From: Debbie Garside (firstname.lastname@example.org)
Date: Fri Oct 03 2008 - 09:49:02 CDT
Thanks for this. Yes I know about leading and kerning etc. but what I
really want to know is what programming is used within fonts to start and
stop printing within a glyph and is it a specific piece of code that could
be used within another application to say when you hit 'y' carry out 'x'
> -----Original Message-----
> From: Marion Gunn [mailto:email@example.com]
> Sent: 03 October 2008 15:38
> To: firstname.lastname@example.org
> Cc: email@example.com
> Subject: Re: Pixel Rendering in Unicode characters
> That has to do with fonts, not encoding, per se, Debbie.
> Fonts are 'self-spacing' - in other words, each font comes
> with its own built-in spacing set as witness to the font
> designer's taste (or lack of taste!), but you can generally
> override that and change toe spacing by adjusting it within
> your chosen typesetting or word-processing application - even
> MSWord can do it!
> The technical term for that is 'kerning', but don't worry
> about the term, as lay users commonly do it ajdust spacing)
> without ever learning the term for it.
> For example, to change the default kerning of 'i' in a MSWord
> doc, just highlight it and the two characters on other side
> of it, use the toolbar at the top of the screen to choose
> FORMAT, then FONT, then CHARACTER SPACING, then play with it
> for a while, monitoring the results, as you toggle between
> NORMAL, CONDENSED and EXPANDED (by whatever spacing you set
> in the box to the right).
> If there is a way to pre-set an application to do it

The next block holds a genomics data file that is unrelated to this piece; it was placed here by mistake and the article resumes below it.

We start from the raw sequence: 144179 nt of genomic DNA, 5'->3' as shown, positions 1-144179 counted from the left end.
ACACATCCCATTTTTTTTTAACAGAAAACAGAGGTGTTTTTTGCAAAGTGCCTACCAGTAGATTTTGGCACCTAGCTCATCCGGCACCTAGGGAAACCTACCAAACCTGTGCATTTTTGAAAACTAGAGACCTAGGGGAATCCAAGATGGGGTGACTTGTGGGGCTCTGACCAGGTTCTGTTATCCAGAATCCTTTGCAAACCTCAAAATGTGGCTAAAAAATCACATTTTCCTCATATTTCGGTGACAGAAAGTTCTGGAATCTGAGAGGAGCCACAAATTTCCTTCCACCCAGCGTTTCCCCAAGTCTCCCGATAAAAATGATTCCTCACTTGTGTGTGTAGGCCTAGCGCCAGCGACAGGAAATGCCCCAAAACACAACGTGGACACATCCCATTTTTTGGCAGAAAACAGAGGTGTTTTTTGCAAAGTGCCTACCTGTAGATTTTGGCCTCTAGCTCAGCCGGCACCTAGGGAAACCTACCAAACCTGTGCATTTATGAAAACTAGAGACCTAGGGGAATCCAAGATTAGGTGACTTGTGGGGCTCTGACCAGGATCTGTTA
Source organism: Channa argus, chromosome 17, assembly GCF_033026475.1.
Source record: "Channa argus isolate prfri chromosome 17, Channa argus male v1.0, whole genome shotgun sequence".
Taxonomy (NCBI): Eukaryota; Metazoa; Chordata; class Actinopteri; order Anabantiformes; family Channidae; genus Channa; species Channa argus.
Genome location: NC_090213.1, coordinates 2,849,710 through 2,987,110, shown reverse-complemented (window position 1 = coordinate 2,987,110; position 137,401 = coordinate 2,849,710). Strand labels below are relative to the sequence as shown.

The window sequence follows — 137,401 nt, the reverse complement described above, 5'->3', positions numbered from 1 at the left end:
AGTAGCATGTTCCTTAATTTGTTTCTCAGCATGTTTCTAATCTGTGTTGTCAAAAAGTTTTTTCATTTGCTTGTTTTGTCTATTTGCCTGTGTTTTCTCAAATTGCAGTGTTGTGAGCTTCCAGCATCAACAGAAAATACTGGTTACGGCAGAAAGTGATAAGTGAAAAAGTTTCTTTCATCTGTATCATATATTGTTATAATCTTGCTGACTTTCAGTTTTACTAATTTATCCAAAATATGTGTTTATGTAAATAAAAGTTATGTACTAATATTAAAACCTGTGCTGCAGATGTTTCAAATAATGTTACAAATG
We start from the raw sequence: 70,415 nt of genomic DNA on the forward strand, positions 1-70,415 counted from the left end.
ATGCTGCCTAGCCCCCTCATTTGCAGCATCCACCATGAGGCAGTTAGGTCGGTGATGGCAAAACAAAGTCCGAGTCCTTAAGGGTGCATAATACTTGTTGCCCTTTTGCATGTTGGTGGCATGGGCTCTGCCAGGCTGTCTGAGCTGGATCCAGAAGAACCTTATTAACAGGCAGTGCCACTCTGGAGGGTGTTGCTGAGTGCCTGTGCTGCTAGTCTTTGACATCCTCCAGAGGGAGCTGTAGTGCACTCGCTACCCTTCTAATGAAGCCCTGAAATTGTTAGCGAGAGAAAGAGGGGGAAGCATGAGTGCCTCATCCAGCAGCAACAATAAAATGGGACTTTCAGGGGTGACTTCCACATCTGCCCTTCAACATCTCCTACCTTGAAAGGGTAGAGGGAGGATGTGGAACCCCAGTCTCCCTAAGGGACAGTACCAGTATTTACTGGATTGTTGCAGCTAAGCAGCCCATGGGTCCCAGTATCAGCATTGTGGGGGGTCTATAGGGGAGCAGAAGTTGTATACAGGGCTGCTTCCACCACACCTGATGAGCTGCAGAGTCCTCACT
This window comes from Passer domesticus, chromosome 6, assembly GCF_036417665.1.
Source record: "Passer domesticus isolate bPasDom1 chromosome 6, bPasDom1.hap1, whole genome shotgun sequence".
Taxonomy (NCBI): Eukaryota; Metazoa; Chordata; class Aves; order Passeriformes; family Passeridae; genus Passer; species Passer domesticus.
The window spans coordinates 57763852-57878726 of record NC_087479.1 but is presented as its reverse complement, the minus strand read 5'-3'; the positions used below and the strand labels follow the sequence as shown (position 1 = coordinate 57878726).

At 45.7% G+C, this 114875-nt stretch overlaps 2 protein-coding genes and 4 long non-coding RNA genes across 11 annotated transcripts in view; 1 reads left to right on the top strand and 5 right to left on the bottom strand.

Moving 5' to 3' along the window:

> automatically for selected characters only, which seems to be
> what you want, if I understand what you say (below)
> correctly, then I'd be glad to hear of it.
> Does this help?
> Scríobh Debbie Garside:
> > Hi
> > I have a pretty obscure question about Unicode and how it
> is used to
> > render characters when printed.
> > Can you tell me how a character such as an 'i' has space
> within it and
> > around it but also joins the dot within the 'i' . Is this
> part of the
> > encoding and how is it created within each character? Is there a
> > piece of code within Unicode that tells an application
> where not to print?
> > What I am after is to see if there is the ability to be
> able to tell
> > an application to behave in a certain manner when it hits the space
> > within or around a character and before it hits the next character.
> > >From this you can tell I am neither a software developer
> or Unicode
> > >expert
> > so responses in words of one or two syllables please :-)
> > Hopes this makes sense
> > Debbie
> > Debbie Garside
> > Managing Director
> > GeoLang Limited
> > Corner House
> > Barn Street
> > Haverfordwest
> > Pembrokeshire SA61 1BW
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> > Web: http://www.geolang.com
> Marion Gunn * eGteo (Estab.1991)
> 27 Páirc an Fhéithlinn, Baile an
> Bhóthair, An Charraig Dhubh,
> Co. Átha Cliath, Éire/Ireland
> * firstname.lastname@example.org * email@example.com *
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